April 27th, 2008 @ 21:45 by NormMonkey
WHAT’S ALL THIS, THEN?
Jim Talkington is a photographer in Cincinnati, Ohio who makes a living making pictures. In today’s world, that’s worth a few nods of respect. Further, he shares his wisdom at his blog, prophotolife.com.
How awesome that is, or how Jim honed his amazing time management skills, is not what I want to explore today. Jim posted an article comparing the quality of various bulbs as photographic lighting. As one of the bulbs was a compact fluorescent (CF) and as I recalled how CF bulbs emit light differently than natural light, I thought I’d post a comment.
That lead to a follow-up article in which Jim compared light from a CF vs. an incandescent bulb. That (only three paragraphs later) is the topic of my mental meandering today. I’ve taken the bulb-ball and I’ll share where I’ve run with it so far:
I thought I’d start at my comment: my recollection that CF bulbs emit light differently than “natural” sources of light – i.e. things that make light by being very hot.
Some quick googling*extensive research* led me to a site full of spectrographic analyses of various sources of light:
Analysis of Sunlight
© The LED Museum
Analysis of Flame
© The LED Museum
Analysis of a 60W Incandescent
© The LED Museum
Analysis of a CF Bulb (5000K, 13W)
© The LED Museum
SOURCES OF LIGHT
Sunlight, flame and incandescent light are all governed by Planck’s Law of black-body radiation. They emit light at all wavelengths, with the peak changing according to temperature. Fluorescent bulbs work differently.
Wikipedia tells us that the gas within a fluorescent bulb is excited by electricity, causing light. Sadly, it’s mostly UV light, so the tube is coated on the inside with phosphors that absorb the UV radiation and emit visible radiation (some is converted to heat, but as we can touch fluorescent bulbs it’s not so bad). The mix of phosphors determines the visible light:
Fluorescent Lighting Spectrum from Wikipedia
Click for Explanation
Our Wikipedia page tells us “A typical “cool white” fluorescent lamp utiliz[es] two rare earth doped phosphors, Tb3+, Ce3+:LaPO4 for green and blue emission and Eu:Y2O3 for red.”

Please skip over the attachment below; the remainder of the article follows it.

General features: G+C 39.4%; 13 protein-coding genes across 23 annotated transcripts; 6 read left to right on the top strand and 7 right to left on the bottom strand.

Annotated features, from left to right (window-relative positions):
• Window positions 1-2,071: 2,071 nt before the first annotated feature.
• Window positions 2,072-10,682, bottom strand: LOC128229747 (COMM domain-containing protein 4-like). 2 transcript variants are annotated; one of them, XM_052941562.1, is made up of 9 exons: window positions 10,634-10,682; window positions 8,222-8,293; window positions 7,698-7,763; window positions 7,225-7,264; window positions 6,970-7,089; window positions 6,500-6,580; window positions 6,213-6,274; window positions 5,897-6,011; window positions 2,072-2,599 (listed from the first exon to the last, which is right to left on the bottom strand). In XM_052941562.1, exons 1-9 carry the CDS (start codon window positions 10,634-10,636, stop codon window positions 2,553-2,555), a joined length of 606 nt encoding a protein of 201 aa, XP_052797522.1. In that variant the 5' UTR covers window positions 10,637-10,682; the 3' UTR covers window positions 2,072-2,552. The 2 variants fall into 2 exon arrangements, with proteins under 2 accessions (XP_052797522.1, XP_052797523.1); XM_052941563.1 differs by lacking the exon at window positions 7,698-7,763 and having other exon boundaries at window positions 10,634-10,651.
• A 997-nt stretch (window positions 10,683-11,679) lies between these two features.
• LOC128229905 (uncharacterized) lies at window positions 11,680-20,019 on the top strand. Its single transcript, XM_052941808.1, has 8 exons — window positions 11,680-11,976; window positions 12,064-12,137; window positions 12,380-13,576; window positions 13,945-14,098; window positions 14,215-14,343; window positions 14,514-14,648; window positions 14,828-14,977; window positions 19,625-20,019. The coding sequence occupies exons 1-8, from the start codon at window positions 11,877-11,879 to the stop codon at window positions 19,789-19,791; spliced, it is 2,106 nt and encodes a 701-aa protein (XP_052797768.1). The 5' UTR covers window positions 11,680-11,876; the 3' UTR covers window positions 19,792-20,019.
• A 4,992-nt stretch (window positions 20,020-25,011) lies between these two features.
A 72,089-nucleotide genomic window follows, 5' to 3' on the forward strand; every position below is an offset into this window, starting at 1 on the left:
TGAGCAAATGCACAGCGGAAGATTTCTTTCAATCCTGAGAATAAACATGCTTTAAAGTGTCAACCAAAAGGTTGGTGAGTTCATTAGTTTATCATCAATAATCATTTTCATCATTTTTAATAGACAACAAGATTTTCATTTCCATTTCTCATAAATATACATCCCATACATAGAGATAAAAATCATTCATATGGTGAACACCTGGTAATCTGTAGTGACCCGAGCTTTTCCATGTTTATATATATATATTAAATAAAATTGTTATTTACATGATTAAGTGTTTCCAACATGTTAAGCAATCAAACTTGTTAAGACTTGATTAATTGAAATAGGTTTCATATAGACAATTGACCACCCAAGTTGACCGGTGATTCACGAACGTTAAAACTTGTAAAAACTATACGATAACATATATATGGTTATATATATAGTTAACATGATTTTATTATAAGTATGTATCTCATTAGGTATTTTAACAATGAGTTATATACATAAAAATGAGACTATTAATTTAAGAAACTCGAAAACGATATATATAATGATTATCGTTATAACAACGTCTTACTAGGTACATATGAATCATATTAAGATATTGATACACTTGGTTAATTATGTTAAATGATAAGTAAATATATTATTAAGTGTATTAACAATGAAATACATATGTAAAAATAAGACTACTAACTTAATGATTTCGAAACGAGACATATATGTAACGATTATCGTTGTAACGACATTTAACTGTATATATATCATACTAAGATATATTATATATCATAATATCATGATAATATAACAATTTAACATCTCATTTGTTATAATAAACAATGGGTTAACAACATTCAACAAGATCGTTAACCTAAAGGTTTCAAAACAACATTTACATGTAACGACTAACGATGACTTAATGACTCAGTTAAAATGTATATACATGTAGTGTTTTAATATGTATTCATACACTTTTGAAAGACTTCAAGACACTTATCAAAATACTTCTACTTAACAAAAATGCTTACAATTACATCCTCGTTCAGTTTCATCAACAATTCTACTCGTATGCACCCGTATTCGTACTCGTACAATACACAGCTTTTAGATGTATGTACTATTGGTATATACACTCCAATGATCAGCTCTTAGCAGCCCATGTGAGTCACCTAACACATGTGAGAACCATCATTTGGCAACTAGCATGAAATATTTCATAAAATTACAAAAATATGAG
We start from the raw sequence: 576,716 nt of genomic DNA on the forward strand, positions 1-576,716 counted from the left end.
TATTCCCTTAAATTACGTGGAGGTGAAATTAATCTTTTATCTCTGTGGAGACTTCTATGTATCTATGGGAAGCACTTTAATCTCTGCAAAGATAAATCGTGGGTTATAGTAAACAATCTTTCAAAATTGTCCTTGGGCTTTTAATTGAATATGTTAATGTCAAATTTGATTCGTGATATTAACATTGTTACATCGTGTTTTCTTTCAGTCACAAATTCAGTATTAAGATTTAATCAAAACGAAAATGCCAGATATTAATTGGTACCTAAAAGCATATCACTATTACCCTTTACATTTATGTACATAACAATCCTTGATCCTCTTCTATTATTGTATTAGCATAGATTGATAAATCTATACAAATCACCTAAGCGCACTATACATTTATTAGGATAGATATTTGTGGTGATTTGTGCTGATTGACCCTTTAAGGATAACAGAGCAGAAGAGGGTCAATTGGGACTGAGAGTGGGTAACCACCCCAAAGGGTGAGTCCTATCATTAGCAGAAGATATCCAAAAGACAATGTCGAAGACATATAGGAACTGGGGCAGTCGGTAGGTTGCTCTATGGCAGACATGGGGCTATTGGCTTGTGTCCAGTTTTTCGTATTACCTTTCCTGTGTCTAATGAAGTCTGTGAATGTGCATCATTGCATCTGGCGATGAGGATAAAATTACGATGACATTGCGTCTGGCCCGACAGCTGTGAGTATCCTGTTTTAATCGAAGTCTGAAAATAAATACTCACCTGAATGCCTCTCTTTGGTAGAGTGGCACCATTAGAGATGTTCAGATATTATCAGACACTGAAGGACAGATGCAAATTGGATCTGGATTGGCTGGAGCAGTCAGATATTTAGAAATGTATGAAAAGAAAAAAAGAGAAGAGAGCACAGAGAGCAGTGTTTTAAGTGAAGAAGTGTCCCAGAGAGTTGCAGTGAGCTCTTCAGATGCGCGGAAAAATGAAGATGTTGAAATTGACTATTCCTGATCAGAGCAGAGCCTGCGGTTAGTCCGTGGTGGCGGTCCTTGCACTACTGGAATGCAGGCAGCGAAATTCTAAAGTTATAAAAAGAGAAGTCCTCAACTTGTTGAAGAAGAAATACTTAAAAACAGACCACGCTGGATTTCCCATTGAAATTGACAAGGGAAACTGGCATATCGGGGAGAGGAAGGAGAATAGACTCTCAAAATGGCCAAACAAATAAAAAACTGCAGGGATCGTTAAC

So unlike black-body radiation which throws light at all wavelengths, a fluorescent bulb throws most of its light at specific wavelengths. That’s not so bad, though, as those wavelengths are our favourites: the ones that the cone cells in our eyes enjoy; the ones that our camera’s Bayer filtered photosensors detect. The ones our TVs and monitors fling at us daily, namely: red, green and blue.
A PHOTOGRAPHER’S HOOT
In what way does all this matter to us as photographers, then? I suppose what matters most is how the bulb manufacturer chooses to mix their phosphors to make the light appear natural. It’s important to note that not all fluorescents are alike.
Look back at that Wikipedia page again. Note the spectrograph for the halophosphate bulb. “The color rendering ability of these older style lamps is quite poor” says the article. One of the graphs on the LED Museum page shows a “Dollar Store” CFL of this type, implying that they might be living among us today.
So, as photographers interested in using CF bulbs for lighting, we want to make sure we choose a bulb that uses the right phosphors in a mix that closely matches natural light. Looking at the results Jim posted in his comparison, I’d say that bulb he used does a pretty good job.
Jim did an excellent job of doing a well-controlled comparison. However, I can’t very well go writing an article about photography without taking any pictures myself, so I tried to replicate his results, to see what I could learn.
Unfortunately I don’t have a Gretag Macbeth colour checker chart. I did, however, find a “Stride Rite” shoebox at a friend’s house with a very colourful design (what can I say, this is a budget production). I set my camera on tripod in the basement with the shoebox 3-4 feet away. The lamp, scavenged along with 3 bulbs from around the house, I placed at camera right, about 1 foot away.